Two days to Christmas.

All we have to deal with now is the feeling that there's some one thing more we ought to do - or get undone.

Because nothing is worse than expectation.That must be why so many people fill the time between now and Christmas with anxiety and last-minutes shopping, worry and liquid cheer. Or trying to get in the mood by reading stories about the True Meaning of Christmas - which never work because they all seem so false.

So here are two stories that ought to work - because they're so real I can date them. 1942, OR MAYBE 1943.

I don't remember exactly some hard year of the war. We kept playing games like "Bataan," where all the good guys died in the end. Lots of patriotic self-sacrific, but it was odd - celebrating a defeat. I think we realized that slowly. The same way we realized it was going to be a Christmas Without Toys. When we went to see Santa all the stuff was made out of paper or cardboard. Our anxious parents kept telling us things like, Santa might have trouble getting through enemy lines; or, the elves had switched over to war work and were making real guns now.

The closer Christmas came the more it seemed to be true. There were no hooks for the Christmas balls: We had to use loops to string. No new Christmas lights; and if one light burned out on those old-time strings then the whole string - sometimes the whole tree - went out. There were new Christmas balls. We had five boys in my family and had to buy two or three new boxes just to keep up with breakage. But they weren't glass. They were plastic, that 1940s plastic - translucent, milky, cloudy things. I don't know why they couldn't color them - maybe it really was like my father said, they needed the paint to put downed Nazi planes on the side of our airplanes. I remember they had cardboard tops instead of metal, and a kind of white snowy stuff glued on them for decoration - and they looked like scummy soap bubbles in dirty dishwater. Worst of all was the tinsel. No good old lead tinsel you could lay across the tracks of the electric trains to make sparks and short out the train. It was thin, shineless, papery stuff that didn't even hang straight down, only wobbled in the air.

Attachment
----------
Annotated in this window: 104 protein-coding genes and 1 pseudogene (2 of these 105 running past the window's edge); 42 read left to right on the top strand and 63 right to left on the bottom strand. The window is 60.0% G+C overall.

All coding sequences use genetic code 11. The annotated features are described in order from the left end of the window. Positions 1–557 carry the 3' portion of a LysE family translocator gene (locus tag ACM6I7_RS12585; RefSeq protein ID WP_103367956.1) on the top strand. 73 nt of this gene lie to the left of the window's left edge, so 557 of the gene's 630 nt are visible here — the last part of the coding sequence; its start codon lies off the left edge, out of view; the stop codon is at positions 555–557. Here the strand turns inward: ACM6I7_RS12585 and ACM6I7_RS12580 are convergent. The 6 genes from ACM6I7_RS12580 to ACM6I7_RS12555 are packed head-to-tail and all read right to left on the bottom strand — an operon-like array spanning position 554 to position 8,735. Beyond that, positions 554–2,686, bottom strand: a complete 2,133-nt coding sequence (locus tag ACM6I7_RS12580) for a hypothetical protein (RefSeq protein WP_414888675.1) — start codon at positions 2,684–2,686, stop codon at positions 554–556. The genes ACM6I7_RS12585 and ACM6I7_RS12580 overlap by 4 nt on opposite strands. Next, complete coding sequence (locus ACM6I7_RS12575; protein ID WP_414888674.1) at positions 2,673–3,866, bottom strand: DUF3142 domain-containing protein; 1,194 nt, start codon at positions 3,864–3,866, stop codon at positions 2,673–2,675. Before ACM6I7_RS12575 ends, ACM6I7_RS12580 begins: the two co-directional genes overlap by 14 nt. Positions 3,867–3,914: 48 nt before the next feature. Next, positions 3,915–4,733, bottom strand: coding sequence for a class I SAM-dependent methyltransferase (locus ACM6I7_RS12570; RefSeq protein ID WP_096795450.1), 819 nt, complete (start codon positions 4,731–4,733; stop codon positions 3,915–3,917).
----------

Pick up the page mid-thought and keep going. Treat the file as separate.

My parents had both had enough of the Depression themselves to make Christmas and Christmas trees very important. We couldn't even get a decent tree, I remember, My father and I went out Christmas Eve and walked around and around the lots, looking at scrawny little trees and scrawny tall trees - all ugly, all expensive.

This is serious I thought. Dying for your country on Bataan is merely glorious fiction. A Christmas without toys or decorations or a tree . . . is like losing the war.

My father pulls out two extraordinarily scrawny trees and starts haggling with the guy about them. They guy keeps trying to make this small sale so he can go back to selling more expensive scrawny trees. But my father can't make up his mind. He asks me what I think.I'm stunned. My father has always had to have a perfect tree, and always had to pick it out himself after lots of very private soul-searching. I say I like one. He says he likes the other. I change my mind. He changes his mind. Finally the guy says take them both for the price of one.